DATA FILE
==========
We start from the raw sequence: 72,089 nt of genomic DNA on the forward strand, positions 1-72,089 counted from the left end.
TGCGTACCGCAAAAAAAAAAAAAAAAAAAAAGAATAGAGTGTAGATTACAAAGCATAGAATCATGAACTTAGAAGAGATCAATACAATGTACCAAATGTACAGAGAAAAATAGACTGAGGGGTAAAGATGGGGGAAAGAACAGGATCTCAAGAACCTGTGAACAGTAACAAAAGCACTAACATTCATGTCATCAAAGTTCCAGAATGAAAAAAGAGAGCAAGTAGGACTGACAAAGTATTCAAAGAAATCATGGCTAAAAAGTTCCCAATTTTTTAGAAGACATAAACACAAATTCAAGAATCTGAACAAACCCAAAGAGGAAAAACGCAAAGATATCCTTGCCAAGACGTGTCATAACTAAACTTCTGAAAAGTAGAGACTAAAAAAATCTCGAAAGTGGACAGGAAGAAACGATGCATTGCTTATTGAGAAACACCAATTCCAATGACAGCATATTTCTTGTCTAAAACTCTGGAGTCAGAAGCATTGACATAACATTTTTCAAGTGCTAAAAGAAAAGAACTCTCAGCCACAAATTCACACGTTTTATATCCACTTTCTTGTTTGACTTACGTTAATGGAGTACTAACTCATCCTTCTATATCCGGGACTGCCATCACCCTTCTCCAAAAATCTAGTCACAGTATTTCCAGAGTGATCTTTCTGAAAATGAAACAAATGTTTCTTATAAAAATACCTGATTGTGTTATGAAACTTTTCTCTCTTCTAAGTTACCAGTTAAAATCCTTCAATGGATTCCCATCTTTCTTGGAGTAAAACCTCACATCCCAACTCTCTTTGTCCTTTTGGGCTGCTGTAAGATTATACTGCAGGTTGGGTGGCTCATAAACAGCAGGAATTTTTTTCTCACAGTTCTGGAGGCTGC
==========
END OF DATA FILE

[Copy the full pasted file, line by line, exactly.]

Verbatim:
We start from the raw sequence: 72,089 nt of genomic DNA on the forward strand, positions 1-72,089 counted from the left end.
TGCGTACCGCAAAAAAAAAAAAAAAAAAAAAGAATAGAGTGTAGATTACAAAGCATAGAATCATGAACTTAGAAGAGATCAATACAATGTACCAAATGTACAGAGAAAAATAGACTGAGGGGTAAAGATGGGGGAAAGAACAGGATCTCAAGAACCTGTGAACAGTAACAAAAGCACTAACATTCATGTCATCAAAGTTCCAGAATGAAAAAAGAGAGCAAGTAGGACTGACAAAGTATTCAAAGAAATCATGGCTAAAAAGTTCCCAATTTTTTAGAAGACATAAACACAAATTCAAGAATCTGAACAAACCCAAAGAGGAAAAACGCAAAGATATCCTTGCCAAGACGTGTCATAACTAAACTTCTGAAAAGTAGAGACTAAAAAAATCTCGAAAGTGGACAGGAAGAAACGATGCATTGCTTATTGAGAAACACCAATTCCAATGACAGCATATTTCTTGTCTAAAACTCTGGAGTCAGAAGCATTGACATAACATTTTTCAAGTGCTAAAAGAAAAGAACTCTCAGCCACAAATTCACACGTTTTATATCCACTTTCTTGTTTGACTTACGTTAATGGAGTACTAACTCATCCTTCTATATCCGGGACTGCCATCACCCTTCTCCAAAAATCTAGTCACAGTATTTCCAGAGTGATCTTTCTGAAAATGAAACAAATGTTTCTTATAAAAATACCTGATTGTGTTATGAAACTTTTCTCTCTTCTAAGTTACCAGTTAAAATCCTTCAATGGATTCCCATCTTTCTTGGAGTAAAACCTCACATCCCAACTCTCTTTGTCCTTTTGGGCTGCTGTAAGATTATACTGCAGGTTGGGTGGCTCATAAACAGCAGGAATTTTTTTCTCACAGTTCTGGAGGCTGC